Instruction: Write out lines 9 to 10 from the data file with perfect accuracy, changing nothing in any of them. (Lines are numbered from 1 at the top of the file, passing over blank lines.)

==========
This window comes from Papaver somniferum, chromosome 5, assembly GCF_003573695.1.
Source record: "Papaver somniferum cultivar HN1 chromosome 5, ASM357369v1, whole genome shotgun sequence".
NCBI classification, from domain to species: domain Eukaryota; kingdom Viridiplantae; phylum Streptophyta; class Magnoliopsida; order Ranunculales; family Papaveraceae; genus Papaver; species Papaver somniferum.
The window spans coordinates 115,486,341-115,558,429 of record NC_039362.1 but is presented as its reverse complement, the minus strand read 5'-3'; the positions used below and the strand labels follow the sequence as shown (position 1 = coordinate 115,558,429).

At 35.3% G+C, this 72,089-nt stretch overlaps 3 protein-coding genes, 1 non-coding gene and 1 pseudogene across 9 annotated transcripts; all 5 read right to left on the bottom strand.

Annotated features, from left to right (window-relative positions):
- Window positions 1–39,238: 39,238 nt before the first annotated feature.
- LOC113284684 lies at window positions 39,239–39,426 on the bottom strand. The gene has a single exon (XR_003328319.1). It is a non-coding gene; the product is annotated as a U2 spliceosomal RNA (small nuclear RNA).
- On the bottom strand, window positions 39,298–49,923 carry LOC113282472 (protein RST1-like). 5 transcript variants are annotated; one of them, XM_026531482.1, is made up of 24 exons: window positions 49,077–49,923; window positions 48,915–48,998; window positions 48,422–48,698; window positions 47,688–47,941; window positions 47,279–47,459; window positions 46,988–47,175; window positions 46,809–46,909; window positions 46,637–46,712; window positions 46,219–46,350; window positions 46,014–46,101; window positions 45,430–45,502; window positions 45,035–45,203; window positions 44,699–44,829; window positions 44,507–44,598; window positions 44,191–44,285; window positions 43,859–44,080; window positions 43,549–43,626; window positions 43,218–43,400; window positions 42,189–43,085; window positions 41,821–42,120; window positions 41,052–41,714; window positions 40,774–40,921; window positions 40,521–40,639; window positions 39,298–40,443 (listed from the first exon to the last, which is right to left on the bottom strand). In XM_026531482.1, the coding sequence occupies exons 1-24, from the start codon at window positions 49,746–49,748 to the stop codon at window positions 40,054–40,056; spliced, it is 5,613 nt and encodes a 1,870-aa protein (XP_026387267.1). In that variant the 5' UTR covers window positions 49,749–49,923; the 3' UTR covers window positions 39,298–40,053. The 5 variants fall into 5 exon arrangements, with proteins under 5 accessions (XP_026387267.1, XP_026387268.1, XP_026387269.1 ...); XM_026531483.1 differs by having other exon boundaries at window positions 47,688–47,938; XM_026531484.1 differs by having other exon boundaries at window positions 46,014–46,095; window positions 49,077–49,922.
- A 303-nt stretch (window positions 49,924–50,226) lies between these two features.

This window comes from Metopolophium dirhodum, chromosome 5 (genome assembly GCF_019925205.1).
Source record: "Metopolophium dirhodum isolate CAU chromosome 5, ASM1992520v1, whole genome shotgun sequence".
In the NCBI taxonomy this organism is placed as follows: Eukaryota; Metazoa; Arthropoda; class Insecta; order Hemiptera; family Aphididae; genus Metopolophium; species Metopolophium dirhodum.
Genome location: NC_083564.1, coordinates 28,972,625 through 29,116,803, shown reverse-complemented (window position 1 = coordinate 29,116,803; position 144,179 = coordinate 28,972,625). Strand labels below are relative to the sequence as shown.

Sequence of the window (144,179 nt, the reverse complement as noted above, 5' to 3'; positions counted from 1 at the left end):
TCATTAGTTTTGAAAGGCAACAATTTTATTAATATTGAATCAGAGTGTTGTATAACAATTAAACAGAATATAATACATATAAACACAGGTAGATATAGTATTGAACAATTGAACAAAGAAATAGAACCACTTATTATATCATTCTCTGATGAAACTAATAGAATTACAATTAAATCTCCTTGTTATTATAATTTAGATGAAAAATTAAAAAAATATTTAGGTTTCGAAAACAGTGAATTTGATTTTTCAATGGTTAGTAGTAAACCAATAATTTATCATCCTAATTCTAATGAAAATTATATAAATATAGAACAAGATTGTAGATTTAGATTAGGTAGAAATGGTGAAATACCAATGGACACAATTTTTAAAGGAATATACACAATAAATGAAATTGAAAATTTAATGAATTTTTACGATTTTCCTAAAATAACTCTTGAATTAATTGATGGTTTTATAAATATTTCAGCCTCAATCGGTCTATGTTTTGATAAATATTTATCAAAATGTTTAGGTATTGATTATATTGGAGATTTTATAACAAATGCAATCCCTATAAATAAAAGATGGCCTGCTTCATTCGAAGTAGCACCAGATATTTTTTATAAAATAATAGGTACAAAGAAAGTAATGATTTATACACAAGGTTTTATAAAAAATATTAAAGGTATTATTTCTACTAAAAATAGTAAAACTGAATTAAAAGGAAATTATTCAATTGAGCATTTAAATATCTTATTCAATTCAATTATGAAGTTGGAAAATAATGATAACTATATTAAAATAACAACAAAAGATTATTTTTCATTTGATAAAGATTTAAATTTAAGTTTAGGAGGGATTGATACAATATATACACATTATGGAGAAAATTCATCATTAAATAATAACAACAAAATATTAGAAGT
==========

- On the bottom strand, window positions 39,298–49,923 carry LOC113282472 (protein RST1-like). 5 transcript variants are annotated; one of them, XM_026531482.1, is made up of 24 exons: window positions 49,077–49,923; window positions 48,915–48,998; window positions 48,422–48,698; window positions 47,688–47,941; window positions 47,279–47,459; window positions 46,988–47,175; window positions 46,809–46,909; window positions 46,637–46,712; window positions 46,219–46,350; window positions 46,014–46,101; window positions 45,430–45,502; window positions 45,035–45,203; window positions 44,699–44,829; window positions 44,507–44,598; window positions 44,191–44,285; window positions 43,859–44,080; window positions 43,549–43,626; window positions 43,218–43,400; window positions 42,189–43,085; window positions 41,821–42,120; window positions 41,052–41,714; window positions 40,774–40,921; window positions 40,521–40,639; window positions 39,298–40,443 (listed from the first exon to the last, which is right to left on the bottom strand). In XM_026531482.1, the coding sequence occupies exons 1-24, from the start codon at window positions 49,746–49,748 to the stop codon at window positions 40,054–40,056; spliced, it is 5,613 nt and encodes a 1,870-aa protein (XP_026387267.1). In that variant the 5' UTR covers window positions 49,749–49,923; the 3' UTR covers window positions 39,298–40,053. The 5 variants fall into 5 exon arrangements, with proteins under 5 accessions (XP_026387267.1, XP_026387268.1, XP_026387269.1 ...); XM_026531483.1 differs by having other exon boundaries at window positions 47,688–47,938; XM_026531484.1 differs by having other exon boundaries at window positions 46,014–46,095; window positions 49,077–49,922.
- A 303-nt stretch (window positions 49,924–50,226) lies between these two features.